Usage is mostly a factor of the:

  • Quality of the registration
  • Relevant use cases available to the customer
  • Ability to get customers to perform meaningful financial transactions within the first month of registration (a sign of “stickiness”)

It is better to have a slower uptake in actual number of customers, spend more time on quality registrations and get customers to do transactions in the first month than it is to go for mass registrations in an effort to obtain quick uptake. Clever incentive schemes and initiatives can be designed for both agent and customer to help attain this. 

What can be done to encourage uptake of mobile money services in rural areas where people are less likely to be formally financially served?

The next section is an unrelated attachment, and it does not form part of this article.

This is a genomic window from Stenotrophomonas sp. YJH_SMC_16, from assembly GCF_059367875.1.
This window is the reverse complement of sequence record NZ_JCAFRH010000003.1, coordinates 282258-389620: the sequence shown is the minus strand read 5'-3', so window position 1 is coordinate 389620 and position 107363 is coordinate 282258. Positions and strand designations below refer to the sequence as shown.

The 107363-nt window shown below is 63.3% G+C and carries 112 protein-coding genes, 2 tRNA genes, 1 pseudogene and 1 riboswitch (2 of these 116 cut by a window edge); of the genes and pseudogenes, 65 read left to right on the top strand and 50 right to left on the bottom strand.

Incentivising of agents needs to take the cost of money into account, as most agents in rural areas will be net cash-out agents. Invest in agents by providing them with loans or longer pay-back time so they can see the viability of the business. Zoona has done this successfully.
There should be an enablement of the ecosystem in rural areas so that consumers can use their wallets to pay at merchants or pay for basic services – particularly in cases where the agent is the merchant. Likewise, the merchant’s supplier can be paid in electronic money.

Another option is making data solutions available where the business case for telco expansion doesn’t make sense. Even if this means a data solution that is available on a temporary basis for transaction purposes only (think of solar entrepreneurs in Ghana, for example).
What advice can you offer to MMOs whose commitment to financial inclusion may be constrained by the associated costs, particularly the extent to which people rely on human interaction/assistance from agents when using a product?